From staff nurse to nurse consultant: Academic essays part 2: why nurses fail assignments

23 July 2020
Volume 29 · Issue 14


John Fowler, Educational Consultant, explores academic writing

I have just done a rough calculation and estimate that I've written 100 assessed essays in my nursing career, ranging from initial registration through to a PhD. I also calculated that I've read and marked approximately 10 000 assignments from students nurses, postgraduate specialist nurses, and a variety of advanced allied health professionals. Out of that educational experience, I've identified nine main reasons why someone might fail their written assignment, and some hints on how to avoid these common errors.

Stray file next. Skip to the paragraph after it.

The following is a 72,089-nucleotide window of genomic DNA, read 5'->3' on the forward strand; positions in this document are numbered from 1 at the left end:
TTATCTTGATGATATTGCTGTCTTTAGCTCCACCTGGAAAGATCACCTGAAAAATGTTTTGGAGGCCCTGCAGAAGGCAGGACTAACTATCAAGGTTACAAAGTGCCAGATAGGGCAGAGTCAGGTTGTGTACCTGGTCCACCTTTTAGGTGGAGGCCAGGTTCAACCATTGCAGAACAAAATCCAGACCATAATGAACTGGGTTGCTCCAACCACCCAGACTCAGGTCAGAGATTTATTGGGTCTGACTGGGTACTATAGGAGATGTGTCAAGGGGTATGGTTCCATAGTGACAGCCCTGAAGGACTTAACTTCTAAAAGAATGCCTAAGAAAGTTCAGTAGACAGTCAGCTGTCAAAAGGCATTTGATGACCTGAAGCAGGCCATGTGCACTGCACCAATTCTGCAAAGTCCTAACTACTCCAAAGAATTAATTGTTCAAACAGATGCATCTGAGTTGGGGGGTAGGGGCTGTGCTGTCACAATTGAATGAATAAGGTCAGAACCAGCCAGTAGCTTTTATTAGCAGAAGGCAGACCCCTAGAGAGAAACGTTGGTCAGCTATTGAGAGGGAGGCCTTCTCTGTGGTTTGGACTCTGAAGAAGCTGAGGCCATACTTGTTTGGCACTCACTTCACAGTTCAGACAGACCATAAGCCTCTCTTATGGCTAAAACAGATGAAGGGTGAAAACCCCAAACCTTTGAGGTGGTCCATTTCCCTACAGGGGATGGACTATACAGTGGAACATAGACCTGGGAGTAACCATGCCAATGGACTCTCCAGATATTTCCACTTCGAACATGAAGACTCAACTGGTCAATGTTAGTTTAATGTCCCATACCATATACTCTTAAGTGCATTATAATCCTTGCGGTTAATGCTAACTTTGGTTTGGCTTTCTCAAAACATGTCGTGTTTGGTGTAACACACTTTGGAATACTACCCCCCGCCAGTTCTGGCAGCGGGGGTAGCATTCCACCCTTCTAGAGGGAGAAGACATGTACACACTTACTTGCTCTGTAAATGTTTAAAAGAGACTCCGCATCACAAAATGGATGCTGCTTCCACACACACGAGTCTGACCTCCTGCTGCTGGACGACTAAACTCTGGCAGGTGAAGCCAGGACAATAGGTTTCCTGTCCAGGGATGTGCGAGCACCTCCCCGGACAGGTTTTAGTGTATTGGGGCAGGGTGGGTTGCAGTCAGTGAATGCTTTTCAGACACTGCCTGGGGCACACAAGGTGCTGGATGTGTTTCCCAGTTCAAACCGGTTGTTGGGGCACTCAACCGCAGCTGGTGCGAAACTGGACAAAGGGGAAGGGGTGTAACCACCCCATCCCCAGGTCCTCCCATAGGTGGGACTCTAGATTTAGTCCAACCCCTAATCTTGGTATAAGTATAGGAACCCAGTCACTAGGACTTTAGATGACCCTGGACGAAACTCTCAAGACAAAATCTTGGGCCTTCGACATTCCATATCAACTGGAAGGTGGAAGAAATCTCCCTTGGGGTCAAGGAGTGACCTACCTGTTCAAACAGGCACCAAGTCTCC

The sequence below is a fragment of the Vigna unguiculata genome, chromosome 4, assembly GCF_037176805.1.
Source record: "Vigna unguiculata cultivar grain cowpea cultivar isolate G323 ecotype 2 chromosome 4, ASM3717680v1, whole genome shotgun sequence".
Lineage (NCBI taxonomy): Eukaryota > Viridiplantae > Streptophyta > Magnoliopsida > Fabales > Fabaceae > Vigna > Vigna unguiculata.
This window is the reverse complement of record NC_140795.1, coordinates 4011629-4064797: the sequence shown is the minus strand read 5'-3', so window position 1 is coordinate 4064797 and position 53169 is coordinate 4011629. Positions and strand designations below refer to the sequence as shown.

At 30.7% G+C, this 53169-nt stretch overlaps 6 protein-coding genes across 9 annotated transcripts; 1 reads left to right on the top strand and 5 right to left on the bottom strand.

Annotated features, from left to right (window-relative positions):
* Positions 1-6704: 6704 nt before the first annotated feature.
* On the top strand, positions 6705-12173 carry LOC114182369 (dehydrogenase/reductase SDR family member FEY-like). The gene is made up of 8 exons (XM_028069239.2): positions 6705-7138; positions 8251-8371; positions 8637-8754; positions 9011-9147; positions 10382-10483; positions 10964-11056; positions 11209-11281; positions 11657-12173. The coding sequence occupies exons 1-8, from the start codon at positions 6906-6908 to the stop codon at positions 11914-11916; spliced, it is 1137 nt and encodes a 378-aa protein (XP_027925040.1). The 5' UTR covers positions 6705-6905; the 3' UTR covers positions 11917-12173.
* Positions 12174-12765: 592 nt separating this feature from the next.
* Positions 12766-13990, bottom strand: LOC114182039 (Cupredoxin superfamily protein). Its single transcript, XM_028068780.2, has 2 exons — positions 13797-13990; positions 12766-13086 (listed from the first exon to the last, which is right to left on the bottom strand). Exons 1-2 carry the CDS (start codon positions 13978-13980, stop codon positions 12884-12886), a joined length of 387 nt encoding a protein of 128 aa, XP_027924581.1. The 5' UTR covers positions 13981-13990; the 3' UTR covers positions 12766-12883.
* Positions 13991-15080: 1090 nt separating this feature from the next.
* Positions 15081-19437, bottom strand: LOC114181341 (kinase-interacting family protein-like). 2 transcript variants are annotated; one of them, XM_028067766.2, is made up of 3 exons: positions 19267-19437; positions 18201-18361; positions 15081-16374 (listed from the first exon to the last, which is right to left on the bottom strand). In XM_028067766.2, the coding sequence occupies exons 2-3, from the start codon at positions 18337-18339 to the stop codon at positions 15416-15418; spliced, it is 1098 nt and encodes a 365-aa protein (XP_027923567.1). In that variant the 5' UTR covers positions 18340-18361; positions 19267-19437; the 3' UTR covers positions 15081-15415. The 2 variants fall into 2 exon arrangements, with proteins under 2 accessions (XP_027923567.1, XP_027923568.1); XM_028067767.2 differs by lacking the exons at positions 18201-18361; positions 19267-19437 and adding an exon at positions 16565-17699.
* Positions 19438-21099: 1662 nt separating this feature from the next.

The essay may be well written. It may reference the literature in an informed way, and even apply theory to clinical practice; however, if it does not attempt to answer the question set, it will almost certainly fail. This usually happens for one of two reasons. The student has a passion for a particular topic and gets carried away, forgetting what the question is asking, or, the student doesn't spend any time thinking about what the question is asking them to do. To prevent this, spend 1 hour thinking about the question and understanding its focus, then write a 10-bullet-point plan to discuss with your lecturer before you start to write the essay.

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